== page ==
Internal analysis can mean a lot of different things from compliance, risk and control, to individual, team or unit performance to the performance of the organisation’s products and services.
Although all of these are important, much of our focus will be on the performance of products and services as they are the means of satisfying customer needs and providing value to customers.
Just because we will not spend time on the other subjects do not make them less important, its just that they are less important in the context of ADapT.
So what do we need to know about our products and services?
From a strategic planning perspective as much as possible, but in the beginning, we will, however, know very little. It might be more appropriate to ask what do we know about our products and services?
An organisation should have all the data they need to determine if a product (service) is growing or in decline, the cost of producing or offering the product (service) and the revenues obtained from such.
Here trends are important as these trends if used correctly will tell a story that would help us make decisions about that product or service.
Secondly, we need some indication of the performance of competitive products and services to augment our understanding of the relative performance of a product (service) vis a vis the market in which it competes.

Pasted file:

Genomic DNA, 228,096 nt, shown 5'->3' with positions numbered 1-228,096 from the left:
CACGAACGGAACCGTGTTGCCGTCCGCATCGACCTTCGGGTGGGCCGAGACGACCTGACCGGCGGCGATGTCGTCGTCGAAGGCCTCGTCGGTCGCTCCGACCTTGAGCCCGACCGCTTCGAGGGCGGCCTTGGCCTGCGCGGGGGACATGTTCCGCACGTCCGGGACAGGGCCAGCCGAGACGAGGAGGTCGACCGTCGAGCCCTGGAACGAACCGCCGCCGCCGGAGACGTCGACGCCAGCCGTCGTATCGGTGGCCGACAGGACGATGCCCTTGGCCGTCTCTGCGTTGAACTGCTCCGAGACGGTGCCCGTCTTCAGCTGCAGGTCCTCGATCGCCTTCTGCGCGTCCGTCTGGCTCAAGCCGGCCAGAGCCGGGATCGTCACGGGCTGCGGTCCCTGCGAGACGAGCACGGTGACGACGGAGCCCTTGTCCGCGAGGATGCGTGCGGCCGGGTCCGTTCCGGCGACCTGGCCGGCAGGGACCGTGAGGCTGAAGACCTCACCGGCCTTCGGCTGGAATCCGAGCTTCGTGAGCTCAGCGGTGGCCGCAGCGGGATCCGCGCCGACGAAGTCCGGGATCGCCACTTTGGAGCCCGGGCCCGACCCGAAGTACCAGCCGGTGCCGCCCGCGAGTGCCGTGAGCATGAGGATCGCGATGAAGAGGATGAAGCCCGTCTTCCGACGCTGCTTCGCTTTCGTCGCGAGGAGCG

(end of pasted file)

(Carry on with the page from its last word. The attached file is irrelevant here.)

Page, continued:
We then preferably need some information about who our customers are so that we can do a segmented analysis of product (service) performance.
Every organisation should have at least this information, to begin with. The sad reality is that many organisation do not even have a clue about these figures and trends if asked!
So why do we focus our internal analysis in ADapT so much on product and service performance?
Products and services are how we create value for customers, and as Drucker said – an organisation exist to create and satisfy customers!
Products and services are the means by which most organisations achieve their strategic intent and goals (their purpose, causes and aims).
In the next lesson we will introduce you to some old theory that is used in a new way – it’s called the diffusion of innovation, and the American communication theorist and sociologist, Everett Rogers devised the theory in 1962.